The Cradle Will Rock  is mentioned in the opening chapter of  Bob Dylan in America.  In this chapter, Wilentz tries to capture the spirit of the Popular Front in America at the time, which many of the persons who were involved in the play were a part of, as noted in this book reference.  Marc Blitzstein originally conceived the play for the Federal Theater Project, but Hallie Flanagan pulled the plug when pressure mounted against the production.  Orson Welles and John Houseman stepped in with their own money and saved the play from obscurity.  In 1999, a movie was made that dramatized the events surrounding the play.

Sounds of America

Howard Pollack wrote a comprehensive biography of Aaron Copland, which was published in 1999.  Here is a link to the text.  I've long been a great fan of Copland's music, but never read that much about him.  Interesting to find out he was so actively political in his time.  But, it seems that ultimately Copland was most concerned with capturing America's musical pulse,

Although he came to artistic maturity in Paris, studying with Nadia Boulanger and informing his music with a European-derived professionalism, and although he made it his business to keep up with the latest European trends, Copland infused his music with specific traits that we think of as inherently American: jazzy rhythms, bold melodies, folk tunes, widely spaced sonorities, bright colors, collage structures -- all evoking the bustle of the city and the lonely openness of the plains. As his Argentine friend and colleague Alberto Ginastera wrote: ''Copland has created American music in the s…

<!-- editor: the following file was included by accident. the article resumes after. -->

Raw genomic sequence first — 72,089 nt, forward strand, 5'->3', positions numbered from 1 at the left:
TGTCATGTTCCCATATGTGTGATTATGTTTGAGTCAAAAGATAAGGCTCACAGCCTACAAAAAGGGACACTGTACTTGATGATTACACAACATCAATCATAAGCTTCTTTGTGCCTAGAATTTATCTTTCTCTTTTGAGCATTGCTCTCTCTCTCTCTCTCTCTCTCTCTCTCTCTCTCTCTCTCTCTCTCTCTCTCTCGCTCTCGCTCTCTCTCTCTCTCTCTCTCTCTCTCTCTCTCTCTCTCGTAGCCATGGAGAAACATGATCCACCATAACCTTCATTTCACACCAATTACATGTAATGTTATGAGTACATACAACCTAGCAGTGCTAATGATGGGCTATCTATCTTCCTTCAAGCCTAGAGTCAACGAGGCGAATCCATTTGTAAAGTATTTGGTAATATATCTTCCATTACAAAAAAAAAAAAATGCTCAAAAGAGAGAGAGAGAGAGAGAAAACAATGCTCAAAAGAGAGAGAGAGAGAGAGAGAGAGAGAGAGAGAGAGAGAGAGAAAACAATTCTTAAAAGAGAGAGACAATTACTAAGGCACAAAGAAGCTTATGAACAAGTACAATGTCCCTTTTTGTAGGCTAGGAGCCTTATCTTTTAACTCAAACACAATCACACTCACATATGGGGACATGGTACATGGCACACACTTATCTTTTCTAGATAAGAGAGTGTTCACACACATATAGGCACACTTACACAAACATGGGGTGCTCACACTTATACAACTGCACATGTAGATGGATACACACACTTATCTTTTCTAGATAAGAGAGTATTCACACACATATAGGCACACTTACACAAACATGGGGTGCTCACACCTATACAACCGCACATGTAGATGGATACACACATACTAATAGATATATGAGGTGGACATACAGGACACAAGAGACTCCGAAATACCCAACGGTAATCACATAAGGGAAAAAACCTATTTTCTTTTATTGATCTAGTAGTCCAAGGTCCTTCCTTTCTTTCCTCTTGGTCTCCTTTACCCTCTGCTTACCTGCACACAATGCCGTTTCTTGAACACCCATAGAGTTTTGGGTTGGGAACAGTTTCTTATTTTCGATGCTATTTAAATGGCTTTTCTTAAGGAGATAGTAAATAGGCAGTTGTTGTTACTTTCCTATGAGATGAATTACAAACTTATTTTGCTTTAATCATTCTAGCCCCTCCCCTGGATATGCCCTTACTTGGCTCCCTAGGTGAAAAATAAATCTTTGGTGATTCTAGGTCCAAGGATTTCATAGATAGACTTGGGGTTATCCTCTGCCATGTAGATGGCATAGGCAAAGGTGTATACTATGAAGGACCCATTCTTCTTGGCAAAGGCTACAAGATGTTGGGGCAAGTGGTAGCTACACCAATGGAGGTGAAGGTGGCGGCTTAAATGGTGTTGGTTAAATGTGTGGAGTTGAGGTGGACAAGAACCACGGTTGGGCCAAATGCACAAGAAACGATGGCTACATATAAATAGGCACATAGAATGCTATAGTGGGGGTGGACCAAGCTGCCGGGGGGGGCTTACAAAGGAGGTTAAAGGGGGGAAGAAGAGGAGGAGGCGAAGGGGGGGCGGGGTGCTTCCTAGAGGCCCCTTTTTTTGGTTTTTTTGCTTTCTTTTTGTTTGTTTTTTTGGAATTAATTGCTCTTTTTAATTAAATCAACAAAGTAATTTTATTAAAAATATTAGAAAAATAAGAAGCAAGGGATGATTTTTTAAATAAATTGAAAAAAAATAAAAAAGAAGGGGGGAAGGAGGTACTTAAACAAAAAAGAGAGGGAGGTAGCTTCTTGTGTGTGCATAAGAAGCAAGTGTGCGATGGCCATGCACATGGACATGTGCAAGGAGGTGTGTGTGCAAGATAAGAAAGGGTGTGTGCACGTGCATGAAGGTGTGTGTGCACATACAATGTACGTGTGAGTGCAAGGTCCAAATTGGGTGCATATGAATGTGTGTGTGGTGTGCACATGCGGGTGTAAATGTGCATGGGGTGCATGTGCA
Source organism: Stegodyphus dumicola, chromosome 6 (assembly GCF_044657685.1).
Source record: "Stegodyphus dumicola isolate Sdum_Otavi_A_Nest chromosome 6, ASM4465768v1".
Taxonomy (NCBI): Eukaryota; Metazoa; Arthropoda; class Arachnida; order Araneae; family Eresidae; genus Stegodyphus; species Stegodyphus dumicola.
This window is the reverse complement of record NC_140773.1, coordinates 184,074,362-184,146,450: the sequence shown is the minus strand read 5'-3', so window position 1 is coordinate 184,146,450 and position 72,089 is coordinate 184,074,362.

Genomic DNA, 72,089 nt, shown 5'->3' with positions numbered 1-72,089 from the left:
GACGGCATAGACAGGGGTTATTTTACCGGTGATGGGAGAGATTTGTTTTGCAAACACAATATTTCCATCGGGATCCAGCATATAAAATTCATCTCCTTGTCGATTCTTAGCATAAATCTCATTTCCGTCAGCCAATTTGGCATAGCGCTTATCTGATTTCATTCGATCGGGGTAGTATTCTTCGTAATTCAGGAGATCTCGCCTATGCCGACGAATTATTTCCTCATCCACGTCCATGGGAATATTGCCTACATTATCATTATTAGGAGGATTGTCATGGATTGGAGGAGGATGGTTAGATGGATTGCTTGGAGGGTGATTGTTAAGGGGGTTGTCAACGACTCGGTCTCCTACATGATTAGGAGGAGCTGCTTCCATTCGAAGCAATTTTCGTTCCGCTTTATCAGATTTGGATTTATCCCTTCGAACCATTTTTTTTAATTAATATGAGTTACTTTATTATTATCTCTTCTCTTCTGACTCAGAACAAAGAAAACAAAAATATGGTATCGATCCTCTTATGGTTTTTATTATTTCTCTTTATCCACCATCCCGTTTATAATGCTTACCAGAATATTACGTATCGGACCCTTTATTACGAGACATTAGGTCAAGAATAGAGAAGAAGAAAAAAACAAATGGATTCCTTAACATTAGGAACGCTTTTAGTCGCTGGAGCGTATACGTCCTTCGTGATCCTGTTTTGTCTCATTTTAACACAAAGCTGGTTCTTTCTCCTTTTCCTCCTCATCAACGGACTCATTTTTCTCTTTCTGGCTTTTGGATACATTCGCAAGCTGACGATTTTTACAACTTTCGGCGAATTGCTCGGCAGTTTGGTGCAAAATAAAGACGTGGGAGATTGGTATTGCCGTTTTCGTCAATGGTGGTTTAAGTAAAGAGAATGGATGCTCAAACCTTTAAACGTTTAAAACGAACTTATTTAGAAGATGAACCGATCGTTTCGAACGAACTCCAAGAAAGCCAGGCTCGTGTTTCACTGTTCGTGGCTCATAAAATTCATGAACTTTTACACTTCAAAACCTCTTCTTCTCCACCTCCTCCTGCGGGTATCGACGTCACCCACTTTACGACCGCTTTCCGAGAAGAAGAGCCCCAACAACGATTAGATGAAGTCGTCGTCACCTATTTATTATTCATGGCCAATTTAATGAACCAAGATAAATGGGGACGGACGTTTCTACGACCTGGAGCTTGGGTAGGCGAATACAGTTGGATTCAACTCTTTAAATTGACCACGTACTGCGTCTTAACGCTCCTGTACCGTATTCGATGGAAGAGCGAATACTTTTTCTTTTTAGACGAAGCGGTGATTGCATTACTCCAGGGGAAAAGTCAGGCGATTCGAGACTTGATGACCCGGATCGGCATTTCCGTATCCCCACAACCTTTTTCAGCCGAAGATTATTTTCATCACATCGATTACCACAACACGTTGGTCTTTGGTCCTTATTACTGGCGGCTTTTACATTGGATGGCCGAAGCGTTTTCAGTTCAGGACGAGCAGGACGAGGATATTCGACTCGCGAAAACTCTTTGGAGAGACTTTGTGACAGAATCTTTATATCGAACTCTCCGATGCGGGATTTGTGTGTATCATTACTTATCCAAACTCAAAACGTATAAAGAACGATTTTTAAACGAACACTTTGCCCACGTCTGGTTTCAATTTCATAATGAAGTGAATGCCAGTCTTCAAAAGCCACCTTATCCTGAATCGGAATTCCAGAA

Dylan in America

Whoever it was in 1969 who named the very first Bob Dylan bootleg album “Great White Wonder” may have had a mischievous streak. There are any number of ways you can interpret the title — most boringly, the cover was blank, like the Beatles’ “White Album” — but I like to see a sly allusion to “Moby-Dick.” In the seven years since the release of his first commercial record, Dylan had become the white whale of 20th-century popular song, a wild, unconquerable and often baffling force of musical nature who drove fans and critics Ahab-mad in their efforts to spear him, lash him to the hull and render him merely comprehensible. --- Bruce Handy,NYTimes

I figured we can start fresh with Bob Dylan.  Couldn't resist this photo of him striking a Woody Guthrie pose.  Looks like only yesterday.  Here is a link to the comments building up to this reading group.